A look at the shareholders of Engagement Labs Inc. (CVE:EL) can tell us which group is most powerful. Institutions will often hold stock in bigger companies, and we expect to see insiders owning a noticeable percentage of the smaller ones. Warren Buffett said that he likes 'a business with enduring competitive advantages that is run by able and owner-oriented people'. So it's nice to see some insider ownership, because it may suggest that management is owner-oriented.
With a market capitalization of CA$11m, Engagement Labs is a small cap stock, so it might not be well known by many institutional investors. Our analysis of the ownership of the company, below, shows that institutions don't own shares in the company. Let's delve deeper into each type of owner, to discover more about EL.
What Does The Lack Of Institutional Ownership Tell Us About Engagement Labs?
Institutional investors often avoid companies that are too small, too illiquid or too risky for their tastes. But it's unusual to see larger companies without any institutional investors.
There are multiple explanations for why institutions don't own a stock. The most common is that the company is too small relative to fund under management, so the institition does not bother to look closely at the company. It is also possible that fund managers don't own the stock because they aren't convinced it will perform well. Engagement Labs's earnings and revenue track record (below) may not be compelling to institutional investors -- or they simply might not have looked at the business closely.
Engagement Labs is not owned by hedge funds. As far I can tell there isn't analyst coverage of the company, so it is probably flying under the radar.
Insider Ownership Of Engagement Labs
While the precise definition of an insider can be subjective, almost everyone considers board members to be insiders. The company management answer to the board; and the latter should represent the interests of shareholders. Notably, sometimes top-level managers are on the board, themselves.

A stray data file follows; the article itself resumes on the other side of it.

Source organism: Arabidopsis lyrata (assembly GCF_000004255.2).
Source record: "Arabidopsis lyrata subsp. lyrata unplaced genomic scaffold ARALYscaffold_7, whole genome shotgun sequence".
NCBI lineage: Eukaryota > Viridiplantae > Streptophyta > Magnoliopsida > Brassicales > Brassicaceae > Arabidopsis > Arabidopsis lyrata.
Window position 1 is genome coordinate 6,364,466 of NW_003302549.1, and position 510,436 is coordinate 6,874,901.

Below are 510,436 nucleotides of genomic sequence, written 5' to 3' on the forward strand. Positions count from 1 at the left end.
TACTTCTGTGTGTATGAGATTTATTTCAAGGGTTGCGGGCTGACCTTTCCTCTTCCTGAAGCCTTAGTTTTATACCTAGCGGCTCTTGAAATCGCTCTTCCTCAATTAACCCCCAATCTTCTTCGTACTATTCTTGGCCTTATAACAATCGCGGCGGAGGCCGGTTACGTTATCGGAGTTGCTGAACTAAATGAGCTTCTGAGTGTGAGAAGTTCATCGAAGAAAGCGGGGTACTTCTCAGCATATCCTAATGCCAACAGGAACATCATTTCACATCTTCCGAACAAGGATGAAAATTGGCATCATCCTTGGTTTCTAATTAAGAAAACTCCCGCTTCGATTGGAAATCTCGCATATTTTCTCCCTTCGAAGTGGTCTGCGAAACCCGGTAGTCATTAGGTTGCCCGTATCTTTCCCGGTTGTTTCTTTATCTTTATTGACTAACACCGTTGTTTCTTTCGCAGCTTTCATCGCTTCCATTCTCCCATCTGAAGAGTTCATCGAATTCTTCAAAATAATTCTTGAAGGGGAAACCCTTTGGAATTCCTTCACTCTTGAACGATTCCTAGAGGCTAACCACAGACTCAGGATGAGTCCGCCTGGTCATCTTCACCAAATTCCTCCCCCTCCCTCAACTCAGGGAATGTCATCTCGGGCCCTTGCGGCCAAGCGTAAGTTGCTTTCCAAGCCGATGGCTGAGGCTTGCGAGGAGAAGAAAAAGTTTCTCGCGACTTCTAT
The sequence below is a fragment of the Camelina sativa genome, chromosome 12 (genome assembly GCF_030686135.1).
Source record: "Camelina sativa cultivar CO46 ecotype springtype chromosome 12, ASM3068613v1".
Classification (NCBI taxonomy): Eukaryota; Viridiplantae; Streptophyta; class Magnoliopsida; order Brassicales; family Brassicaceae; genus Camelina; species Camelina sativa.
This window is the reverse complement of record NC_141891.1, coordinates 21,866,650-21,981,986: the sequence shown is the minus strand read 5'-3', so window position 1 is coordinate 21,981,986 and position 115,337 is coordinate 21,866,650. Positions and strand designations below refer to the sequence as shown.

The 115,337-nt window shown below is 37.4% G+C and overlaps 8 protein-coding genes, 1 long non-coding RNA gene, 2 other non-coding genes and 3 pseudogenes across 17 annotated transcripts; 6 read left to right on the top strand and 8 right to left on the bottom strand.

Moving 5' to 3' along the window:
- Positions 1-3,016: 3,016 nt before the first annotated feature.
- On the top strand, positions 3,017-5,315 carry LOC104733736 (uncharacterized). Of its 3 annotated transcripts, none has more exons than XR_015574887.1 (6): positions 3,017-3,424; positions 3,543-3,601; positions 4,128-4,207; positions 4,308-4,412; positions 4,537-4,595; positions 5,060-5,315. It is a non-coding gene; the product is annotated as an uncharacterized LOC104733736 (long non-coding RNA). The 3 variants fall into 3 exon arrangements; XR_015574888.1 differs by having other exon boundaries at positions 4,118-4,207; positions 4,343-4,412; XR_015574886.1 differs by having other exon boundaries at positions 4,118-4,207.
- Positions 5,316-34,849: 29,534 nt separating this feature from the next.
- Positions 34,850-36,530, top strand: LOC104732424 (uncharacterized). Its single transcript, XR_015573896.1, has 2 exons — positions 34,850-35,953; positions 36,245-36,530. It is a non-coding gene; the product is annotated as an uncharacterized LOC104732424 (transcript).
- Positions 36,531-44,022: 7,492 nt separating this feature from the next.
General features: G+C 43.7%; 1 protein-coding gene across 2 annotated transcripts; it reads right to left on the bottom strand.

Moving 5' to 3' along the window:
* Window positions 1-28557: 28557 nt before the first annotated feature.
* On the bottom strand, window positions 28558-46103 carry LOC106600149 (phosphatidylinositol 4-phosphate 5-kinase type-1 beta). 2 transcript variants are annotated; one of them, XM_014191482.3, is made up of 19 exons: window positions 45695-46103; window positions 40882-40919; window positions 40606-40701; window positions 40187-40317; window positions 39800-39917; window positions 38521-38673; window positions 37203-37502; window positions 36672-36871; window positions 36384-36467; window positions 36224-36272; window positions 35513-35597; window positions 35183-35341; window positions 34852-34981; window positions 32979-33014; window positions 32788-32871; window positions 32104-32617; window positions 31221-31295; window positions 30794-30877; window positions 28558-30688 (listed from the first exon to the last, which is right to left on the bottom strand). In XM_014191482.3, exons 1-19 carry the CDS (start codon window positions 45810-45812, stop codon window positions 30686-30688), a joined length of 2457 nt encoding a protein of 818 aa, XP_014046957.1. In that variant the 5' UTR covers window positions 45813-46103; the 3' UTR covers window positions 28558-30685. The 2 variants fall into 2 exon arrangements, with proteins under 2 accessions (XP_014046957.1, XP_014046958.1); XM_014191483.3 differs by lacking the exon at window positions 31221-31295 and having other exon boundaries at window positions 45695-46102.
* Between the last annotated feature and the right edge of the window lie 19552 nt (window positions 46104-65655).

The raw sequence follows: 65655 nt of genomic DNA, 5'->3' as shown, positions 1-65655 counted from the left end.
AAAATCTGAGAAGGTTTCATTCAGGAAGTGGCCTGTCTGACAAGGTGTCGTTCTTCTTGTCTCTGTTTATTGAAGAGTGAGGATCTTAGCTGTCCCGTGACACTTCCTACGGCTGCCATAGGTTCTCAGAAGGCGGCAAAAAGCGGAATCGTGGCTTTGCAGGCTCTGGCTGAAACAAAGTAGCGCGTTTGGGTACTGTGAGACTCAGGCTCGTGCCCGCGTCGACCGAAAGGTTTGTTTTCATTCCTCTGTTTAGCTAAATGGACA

I generally consider insider ownership to be a good thing. However, on some occasions it makes it more difficult for other shareholders to hold the board accountable for decisions.
Our information suggests that insiders maintain a significant holding in Engagement Labs Inc.. It has a market capitalization of just CA$11m, and insiders have CA$1.3m worth of shares in their own names. I would say this shows alignment with shareholders, but it is worth noting that the company is still quite small; some insiders may have founded the business. You can click here to see if those insiders have been buying or selling.
General Public Ownership
The general public, mostly retail investors, hold a substantial 76% stake in EL, suggesting it is a fairly popular stock. This size of ownership gives retail investors collective power. They can and probably do influence decisions on executive compensation, dividend policies and proposed business acquisitions.
Private Equity Ownership
With a stake of 13%, private equity firms could influence the EL board. Sometimes we see private equity stick around for the long term, but generally speaking they have a shorter investment horizon and -- as the name suggests -- don't invest in public companies much. After some time they may look to sell and redeploy capital elsewhere.
It's always worth thinking about the different groups who own shares in a company. But to understand Engagement Labs better, we need to consider many other factors.
I like to dive deeper into how a company has performed in the past. You can find historic revenue and earnings in this detailed graph.
Of course this may not be the best stock to buy. Therefore, you may wish to see our free collection of interesting prospects boasting favorable financials.
NB: Figures in this article are calculated using data from the last twelve months, which refer to the 12-month period ending on the last date of the month the financial statement is dated. This may not be consistent with full year annual report figures.
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